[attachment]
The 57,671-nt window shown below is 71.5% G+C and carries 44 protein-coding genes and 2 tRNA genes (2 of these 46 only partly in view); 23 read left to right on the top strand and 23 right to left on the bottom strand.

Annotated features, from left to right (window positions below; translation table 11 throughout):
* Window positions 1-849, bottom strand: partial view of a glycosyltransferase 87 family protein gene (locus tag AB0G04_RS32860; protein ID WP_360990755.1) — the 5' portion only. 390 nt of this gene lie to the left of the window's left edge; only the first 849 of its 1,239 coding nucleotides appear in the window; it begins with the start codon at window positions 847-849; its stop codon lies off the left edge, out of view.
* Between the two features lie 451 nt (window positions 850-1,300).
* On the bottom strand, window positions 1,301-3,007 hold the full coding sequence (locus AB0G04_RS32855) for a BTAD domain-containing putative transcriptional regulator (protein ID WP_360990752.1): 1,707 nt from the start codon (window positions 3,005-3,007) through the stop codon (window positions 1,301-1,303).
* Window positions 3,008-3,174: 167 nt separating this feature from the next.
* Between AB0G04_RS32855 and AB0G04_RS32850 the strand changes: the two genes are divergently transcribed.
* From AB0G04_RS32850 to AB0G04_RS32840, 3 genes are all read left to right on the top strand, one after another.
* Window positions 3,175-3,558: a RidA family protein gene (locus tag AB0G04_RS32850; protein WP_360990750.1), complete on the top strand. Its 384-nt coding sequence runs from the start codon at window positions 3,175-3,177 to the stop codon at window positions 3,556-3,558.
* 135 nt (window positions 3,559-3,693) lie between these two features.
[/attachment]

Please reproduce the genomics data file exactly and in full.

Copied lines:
The 57,671-nt window shown below is 71.5% G+C and carries 44 protein-coding genes and 2 tRNA genes (2 of these 46 only partly in view); 23 read left to right on the top strand and 23 right to left on the bottom strand.

Annotated features, from left to right (window positions below; translation table 11 throughout):
* Window positions 1-849, bottom strand: partial view of a glycosyltransferase 87 family protein gene (locus tag AB0G04_RS32860; protein ID WP_360990755.1) — the 5' portion only. 390 nt of this gene lie to the left of the window's left edge; only the first 849 of its 1,239 coding nucleotides appear in the window; it begins with the start codon at window positions 847-849; its stop codon lies off the left edge, out of view.
* Between the two features lie 451 nt (window positions 850-1,300).
* On the bottom strand, window positions 1,301-3,007 hold the full coding sequence (locus AB0G04_RS32855) for a BTAD domain-containing putative transcriptional regulator (protein ID WP_360990752.1): 1,707 nt from the start codon (window positions 3,005-3,007) through the stop codon (window positions 1,301-1,303).
* Window positions 3,008-3,174: 167 nt separating this feature from the next.
* Between AB0G04_RS32855 and AB0G04_RS32850 the strand changes: the two genes are divergently transcribed.
* From AB0G04_RS32850 to AB0G04_RS32840, 3 genes are all read left to right on the top strand, one after another.
* Window positions 3,175-3,558: a RidA family protein gene (locus tag AB0G04_RS32850; protein WP_360990750.1), complete on the top strand. Its 384-nt coding sequence runs from the start codon at window positions 3,175-3,177 to the stop codon at window positions 3,556-3,558.
* 135 nt (window positions 3,559-3,693) lie between these two features.